The Art and Science of Photography is an interdisciplinary course that uses art as a point of departure to learn a bit of physics, and it uses physics as a point of departure to learn some things about art. Photography is the point of connection between the two. The course has five basic goals:

  1. To ask basic questions about how photography fits in as an art, and about the nature of art itself.
  2. To ask basic questions about the nature of physics as part of the study of the natural world, and about the
    nature of science itself.
  3. To gain some practical knowledge that will allow you to more easily learn technical aspects of photography, as
    you need them.
  4. To gain some practical knowledge that will help you more easily learn to be a better photographer.
  5. To be exposed to a set of interesting photographic processes and tools that are not usually covered in a
    beginning photography course.

If you have little experience with photography, this course will help form a useful foundation from which to learn about photography in whatever way that works best for you. If you are a seasoned pro, but looking to set off in a new direction, then you will likely find much in this course that is fresh and inspiring.  No prerequisite courses in photography, art or physics are needed.   The course can be take for UW Colleges credit as either ART 291 (AP/IS) or PHY 291 (NS/IS).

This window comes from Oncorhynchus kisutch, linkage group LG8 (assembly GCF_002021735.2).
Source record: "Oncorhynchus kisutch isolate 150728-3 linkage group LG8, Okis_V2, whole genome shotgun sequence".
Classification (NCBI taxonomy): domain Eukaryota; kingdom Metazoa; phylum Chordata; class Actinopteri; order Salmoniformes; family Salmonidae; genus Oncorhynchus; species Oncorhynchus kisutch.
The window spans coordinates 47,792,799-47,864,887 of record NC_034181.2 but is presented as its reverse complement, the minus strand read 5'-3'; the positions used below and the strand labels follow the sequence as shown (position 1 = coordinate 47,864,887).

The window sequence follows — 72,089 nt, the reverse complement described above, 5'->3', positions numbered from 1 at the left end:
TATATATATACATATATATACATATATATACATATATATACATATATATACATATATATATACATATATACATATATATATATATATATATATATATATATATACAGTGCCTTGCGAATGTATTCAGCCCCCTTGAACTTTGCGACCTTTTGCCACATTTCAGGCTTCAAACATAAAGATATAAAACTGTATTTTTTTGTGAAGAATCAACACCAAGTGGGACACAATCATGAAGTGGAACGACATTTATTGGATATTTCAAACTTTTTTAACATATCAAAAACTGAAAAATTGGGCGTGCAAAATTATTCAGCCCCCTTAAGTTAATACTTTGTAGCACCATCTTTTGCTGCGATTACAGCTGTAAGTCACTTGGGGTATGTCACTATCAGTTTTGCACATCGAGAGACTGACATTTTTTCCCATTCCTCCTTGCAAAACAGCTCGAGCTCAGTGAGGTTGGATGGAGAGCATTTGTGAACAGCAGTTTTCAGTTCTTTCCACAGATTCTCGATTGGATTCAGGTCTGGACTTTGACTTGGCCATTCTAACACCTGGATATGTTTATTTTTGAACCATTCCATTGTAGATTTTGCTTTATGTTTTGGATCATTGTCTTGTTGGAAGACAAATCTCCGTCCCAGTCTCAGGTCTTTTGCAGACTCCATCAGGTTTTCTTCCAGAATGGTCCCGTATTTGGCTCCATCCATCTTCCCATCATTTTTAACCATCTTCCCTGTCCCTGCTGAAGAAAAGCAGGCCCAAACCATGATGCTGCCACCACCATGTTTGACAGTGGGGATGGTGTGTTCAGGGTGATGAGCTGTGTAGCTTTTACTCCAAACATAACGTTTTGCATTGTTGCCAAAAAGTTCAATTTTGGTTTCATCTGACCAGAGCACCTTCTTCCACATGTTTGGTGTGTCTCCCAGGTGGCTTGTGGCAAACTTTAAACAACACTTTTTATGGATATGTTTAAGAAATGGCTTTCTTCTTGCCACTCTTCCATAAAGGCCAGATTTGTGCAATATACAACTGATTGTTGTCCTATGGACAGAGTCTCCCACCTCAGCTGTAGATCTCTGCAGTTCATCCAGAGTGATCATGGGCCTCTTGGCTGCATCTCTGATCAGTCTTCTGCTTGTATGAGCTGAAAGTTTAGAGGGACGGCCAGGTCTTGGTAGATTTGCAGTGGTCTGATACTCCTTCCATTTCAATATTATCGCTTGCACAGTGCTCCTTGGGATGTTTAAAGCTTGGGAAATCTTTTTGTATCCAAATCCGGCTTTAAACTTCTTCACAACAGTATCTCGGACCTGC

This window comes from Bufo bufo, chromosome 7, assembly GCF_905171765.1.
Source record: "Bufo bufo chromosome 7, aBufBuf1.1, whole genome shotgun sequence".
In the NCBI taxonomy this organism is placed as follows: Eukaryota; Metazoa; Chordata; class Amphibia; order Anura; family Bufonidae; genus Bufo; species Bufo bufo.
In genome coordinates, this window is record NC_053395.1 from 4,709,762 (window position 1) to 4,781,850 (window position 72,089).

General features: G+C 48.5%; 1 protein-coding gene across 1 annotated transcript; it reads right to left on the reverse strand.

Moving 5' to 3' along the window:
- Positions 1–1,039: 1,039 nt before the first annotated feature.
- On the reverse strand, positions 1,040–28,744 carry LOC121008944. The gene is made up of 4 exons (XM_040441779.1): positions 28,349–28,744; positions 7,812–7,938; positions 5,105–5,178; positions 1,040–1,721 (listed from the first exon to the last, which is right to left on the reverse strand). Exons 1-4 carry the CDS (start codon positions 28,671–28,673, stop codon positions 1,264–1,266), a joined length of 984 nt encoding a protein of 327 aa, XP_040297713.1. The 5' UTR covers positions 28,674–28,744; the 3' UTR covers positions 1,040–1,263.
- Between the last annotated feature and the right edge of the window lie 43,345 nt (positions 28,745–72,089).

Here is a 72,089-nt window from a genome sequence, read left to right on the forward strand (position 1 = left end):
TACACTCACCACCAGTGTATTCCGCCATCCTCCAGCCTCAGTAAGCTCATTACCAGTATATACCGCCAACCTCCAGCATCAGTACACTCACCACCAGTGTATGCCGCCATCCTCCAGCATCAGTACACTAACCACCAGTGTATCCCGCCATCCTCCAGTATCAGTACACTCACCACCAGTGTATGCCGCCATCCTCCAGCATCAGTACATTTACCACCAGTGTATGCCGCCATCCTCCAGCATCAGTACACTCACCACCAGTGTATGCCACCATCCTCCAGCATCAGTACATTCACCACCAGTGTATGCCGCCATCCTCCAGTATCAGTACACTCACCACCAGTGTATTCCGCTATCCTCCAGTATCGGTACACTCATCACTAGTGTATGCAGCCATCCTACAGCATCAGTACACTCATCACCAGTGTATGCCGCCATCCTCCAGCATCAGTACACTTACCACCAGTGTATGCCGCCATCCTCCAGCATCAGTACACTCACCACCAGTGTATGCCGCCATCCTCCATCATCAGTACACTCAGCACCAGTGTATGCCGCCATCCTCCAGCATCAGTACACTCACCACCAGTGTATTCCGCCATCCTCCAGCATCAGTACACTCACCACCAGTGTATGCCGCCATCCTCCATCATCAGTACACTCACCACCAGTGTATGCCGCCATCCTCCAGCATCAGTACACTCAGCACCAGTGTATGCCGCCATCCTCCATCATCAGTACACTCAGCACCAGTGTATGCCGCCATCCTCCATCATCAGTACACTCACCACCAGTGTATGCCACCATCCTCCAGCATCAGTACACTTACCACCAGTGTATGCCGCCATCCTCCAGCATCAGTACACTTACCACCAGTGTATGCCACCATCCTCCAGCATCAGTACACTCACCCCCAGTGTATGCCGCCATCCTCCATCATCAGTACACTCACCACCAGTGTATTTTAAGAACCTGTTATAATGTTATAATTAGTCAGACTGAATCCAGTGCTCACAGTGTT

John Beaver, Instructor.

Textbooks:

Positive Image, Negative Light: The Art and Physics of Photography
by John Beaver.  (A digital version of this book will be provided to students for free.)

The Photography Book, by Phaidon Press.

This course runs Summer of 2016 as part of the Wisconsin in Scotland program.  It is a 4-week intensive course taught in Dalkeith Palace in Edinburgh, Scotland.  The course fee includes tuition, room and board in Dalkeith Palace, and a meal plan.

See the preface and table of contents of Positive Image, Negative Light for more details on the content of the course.